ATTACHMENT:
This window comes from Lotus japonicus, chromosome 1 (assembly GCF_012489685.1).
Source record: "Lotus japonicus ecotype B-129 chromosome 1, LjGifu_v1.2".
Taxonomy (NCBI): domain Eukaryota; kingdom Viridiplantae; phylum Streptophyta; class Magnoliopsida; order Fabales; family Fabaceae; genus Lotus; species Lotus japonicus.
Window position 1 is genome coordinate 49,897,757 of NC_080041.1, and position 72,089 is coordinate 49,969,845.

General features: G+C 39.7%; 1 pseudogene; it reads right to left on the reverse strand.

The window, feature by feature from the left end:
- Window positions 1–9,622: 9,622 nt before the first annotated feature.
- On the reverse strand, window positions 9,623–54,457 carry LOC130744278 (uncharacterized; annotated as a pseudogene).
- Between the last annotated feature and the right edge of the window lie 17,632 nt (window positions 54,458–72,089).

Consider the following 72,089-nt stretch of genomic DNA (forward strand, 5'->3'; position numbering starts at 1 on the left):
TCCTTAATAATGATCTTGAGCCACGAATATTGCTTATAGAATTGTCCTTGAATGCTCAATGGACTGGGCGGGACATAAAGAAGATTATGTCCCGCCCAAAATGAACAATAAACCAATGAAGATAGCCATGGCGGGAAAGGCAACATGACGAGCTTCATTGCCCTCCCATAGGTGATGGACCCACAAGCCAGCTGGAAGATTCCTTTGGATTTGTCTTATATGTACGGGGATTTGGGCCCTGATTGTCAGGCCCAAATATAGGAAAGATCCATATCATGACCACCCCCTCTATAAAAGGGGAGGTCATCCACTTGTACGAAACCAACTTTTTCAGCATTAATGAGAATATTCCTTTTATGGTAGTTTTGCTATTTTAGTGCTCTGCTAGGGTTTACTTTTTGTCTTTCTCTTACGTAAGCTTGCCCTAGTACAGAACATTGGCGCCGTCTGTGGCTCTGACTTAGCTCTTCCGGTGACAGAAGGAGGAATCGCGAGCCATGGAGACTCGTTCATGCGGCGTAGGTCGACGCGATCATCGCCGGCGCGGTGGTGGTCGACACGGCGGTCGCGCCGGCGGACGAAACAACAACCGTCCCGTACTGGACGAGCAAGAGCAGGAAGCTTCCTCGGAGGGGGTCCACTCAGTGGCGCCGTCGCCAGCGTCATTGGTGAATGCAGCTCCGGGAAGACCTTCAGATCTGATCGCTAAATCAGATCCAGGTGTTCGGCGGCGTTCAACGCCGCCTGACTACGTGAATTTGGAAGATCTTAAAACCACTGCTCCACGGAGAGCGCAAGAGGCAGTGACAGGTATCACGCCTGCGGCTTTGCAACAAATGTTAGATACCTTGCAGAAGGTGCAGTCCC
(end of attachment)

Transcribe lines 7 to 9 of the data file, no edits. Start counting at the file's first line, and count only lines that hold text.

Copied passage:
- Window positions 1–9,622: 9,622 nt before the first annotated feature.
- On the reverse strand, window positions 9,623–54,457 carry LOC130744278 (uncharacterized; annotated as a pseudogene).
- Between the last annotated feature and the right edge of the window lie 17,632 nt (window positions 54,458–72,089).